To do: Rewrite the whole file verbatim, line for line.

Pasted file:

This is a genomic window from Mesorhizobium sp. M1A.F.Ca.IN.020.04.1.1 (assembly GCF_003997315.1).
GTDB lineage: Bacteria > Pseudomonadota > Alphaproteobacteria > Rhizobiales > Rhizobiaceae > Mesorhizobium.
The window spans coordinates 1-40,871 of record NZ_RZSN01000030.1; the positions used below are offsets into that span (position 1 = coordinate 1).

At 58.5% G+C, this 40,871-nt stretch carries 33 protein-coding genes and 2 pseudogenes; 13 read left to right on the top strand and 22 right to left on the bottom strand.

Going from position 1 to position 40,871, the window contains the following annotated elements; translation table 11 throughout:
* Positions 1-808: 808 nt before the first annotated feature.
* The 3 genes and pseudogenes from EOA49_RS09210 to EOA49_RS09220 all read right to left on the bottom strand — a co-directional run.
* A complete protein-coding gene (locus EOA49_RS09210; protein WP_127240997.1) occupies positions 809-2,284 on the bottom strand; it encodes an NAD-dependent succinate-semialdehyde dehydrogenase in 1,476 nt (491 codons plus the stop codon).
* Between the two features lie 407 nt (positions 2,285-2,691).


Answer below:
This is a genomic window from Mesorhizobium sp. M1A.F.Ca.IN.020.04.1.1 (assembly GCF_003997315.1).
GTDB lineage: Bacteria > Pseudomonadota > Alphaproteobacteria > Rhizobiales > Rhizobiaceae > Mesorhizobium.
The window spans coordinates 1-40,871 of record NZ_RZSN01000030.1; the positions used below are offsets into that span (position 1 = coordinate 1).

At 58.5% G+C, this 40,871-nt stretch carries 33 protein-coding genes and 2 pseudogenes; 13 read left to right on the top strand and 22 right to left on the bottom strand.

Going from position 1 to position 40,871, the window contains the following annotated elements; translation table 11 throughout:
* Positions 1-808: 808 nt before the first annotated feature.
* The 3 genes and pseudogenes from EOA49_RS09210 to EOA49_RS09220 all read right to left on the bottom strand — a co-directional run.
* A complete protein-coding gene (locus EOA49_RS09210; protein WP_127240997.1) occupies positions 809-2,284 on the bottom strand; it encodes an NAD-dependent succinate-semialdehyde dehydrogenase in 1,476 nt (491 codons plus the stop codon).
* Between the two features lie 407 nt (positions 2,285-2,691).